National Treasury seems to have paid close attention to comments from the retirement industry following the publication of the first draft of proposed changes to Regulation 28 of the Pension Fund Act. This section of the act tells institutional investors where they are allowed to invest pension money in an effort to do a bit of risk management.
Most of the concerns and changes asked for by the retirement fund industry have been addressed in the second draft, which was published on Tuesday for another round of comment.
When government first said that it intended to look at the provisions of Regulation 28 and mentioned that these changes would include provisions related to investing in public infrastructural projects – such as water supply, electricity and road networks – members and managers of pension funds feared that prescribed investments in these assets were on the horizon.
However, the proposals have been met with gratitude – and relief – in that the coming changes will do little more than clarify existing asset classes and update the limits of how much a fund manager will be able to invest in each class.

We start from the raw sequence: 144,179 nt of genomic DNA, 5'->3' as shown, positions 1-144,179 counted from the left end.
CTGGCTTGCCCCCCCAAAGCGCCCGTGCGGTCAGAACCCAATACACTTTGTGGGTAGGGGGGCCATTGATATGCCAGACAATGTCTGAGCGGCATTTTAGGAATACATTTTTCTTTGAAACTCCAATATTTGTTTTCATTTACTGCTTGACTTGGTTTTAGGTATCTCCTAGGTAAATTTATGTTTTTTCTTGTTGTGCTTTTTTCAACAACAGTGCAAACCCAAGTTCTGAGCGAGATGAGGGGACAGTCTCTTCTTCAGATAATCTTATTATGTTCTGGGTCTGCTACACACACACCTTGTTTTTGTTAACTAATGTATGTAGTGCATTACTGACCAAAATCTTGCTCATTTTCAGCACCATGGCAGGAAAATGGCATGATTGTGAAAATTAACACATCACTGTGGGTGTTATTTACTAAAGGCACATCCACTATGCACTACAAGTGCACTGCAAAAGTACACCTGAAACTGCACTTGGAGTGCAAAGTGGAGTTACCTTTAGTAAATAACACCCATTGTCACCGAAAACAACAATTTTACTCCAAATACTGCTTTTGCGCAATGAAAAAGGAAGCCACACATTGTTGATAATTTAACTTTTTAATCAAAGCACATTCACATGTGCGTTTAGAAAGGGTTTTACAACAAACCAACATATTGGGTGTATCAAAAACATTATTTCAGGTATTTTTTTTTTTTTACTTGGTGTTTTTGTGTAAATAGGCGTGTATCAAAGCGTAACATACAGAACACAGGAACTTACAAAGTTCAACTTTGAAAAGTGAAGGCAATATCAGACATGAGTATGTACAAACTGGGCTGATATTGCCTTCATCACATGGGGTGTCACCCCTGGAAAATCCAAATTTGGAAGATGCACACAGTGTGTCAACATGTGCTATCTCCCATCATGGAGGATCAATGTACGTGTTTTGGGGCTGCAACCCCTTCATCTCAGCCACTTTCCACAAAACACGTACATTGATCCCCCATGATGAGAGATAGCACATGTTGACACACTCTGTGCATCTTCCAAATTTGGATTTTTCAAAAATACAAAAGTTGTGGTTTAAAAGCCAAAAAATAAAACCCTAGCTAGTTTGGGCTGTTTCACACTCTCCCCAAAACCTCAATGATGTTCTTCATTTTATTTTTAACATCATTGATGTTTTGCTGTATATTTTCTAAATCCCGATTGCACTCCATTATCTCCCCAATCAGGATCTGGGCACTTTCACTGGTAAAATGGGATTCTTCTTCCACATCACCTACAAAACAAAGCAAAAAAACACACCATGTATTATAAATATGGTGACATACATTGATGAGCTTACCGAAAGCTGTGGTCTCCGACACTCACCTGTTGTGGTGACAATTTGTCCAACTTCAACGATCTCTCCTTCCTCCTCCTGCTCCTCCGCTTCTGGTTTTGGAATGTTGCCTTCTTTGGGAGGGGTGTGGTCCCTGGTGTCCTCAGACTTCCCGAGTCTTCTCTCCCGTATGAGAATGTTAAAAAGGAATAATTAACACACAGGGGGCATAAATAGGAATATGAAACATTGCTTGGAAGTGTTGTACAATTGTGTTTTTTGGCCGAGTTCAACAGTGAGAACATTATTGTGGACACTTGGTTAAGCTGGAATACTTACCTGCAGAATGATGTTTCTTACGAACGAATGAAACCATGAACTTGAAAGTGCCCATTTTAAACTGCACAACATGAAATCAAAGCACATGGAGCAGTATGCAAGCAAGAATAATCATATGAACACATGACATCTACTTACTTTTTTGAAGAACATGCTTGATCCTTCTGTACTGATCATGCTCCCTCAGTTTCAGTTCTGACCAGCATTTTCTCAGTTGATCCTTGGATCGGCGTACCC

The proposals actually give fund managers more freedom to choose investments, not less.
Treasury notes that the first draft was published in February, with 39 submissions received via the public comment process. “Most submissions welcomed the proposed amendment of the regulation,” it said.
It is clear from the comments that one of the major concerns in the first draft was that the definition of “public infrastructure” was somewhat unclear and seemed to allow investment into government infrastructure projects only.
“Several comments pointed out shortcomings in the ‘infrastructure’ definition,” according to Treasury.
“This definition limited infrastructure to installations, structures, facilities, systems, services, or processes relating to the matters specified in Schedule 1 of the Infrastructure Development Act.
“A further limitation [was] that the infrastructure must be part of the national infrastructure plan, which excludes private sector infrastructure and infrastructure in the rest of Africa or abroad. The definition of infrastructure has been revised in the second draft of Regulation 28.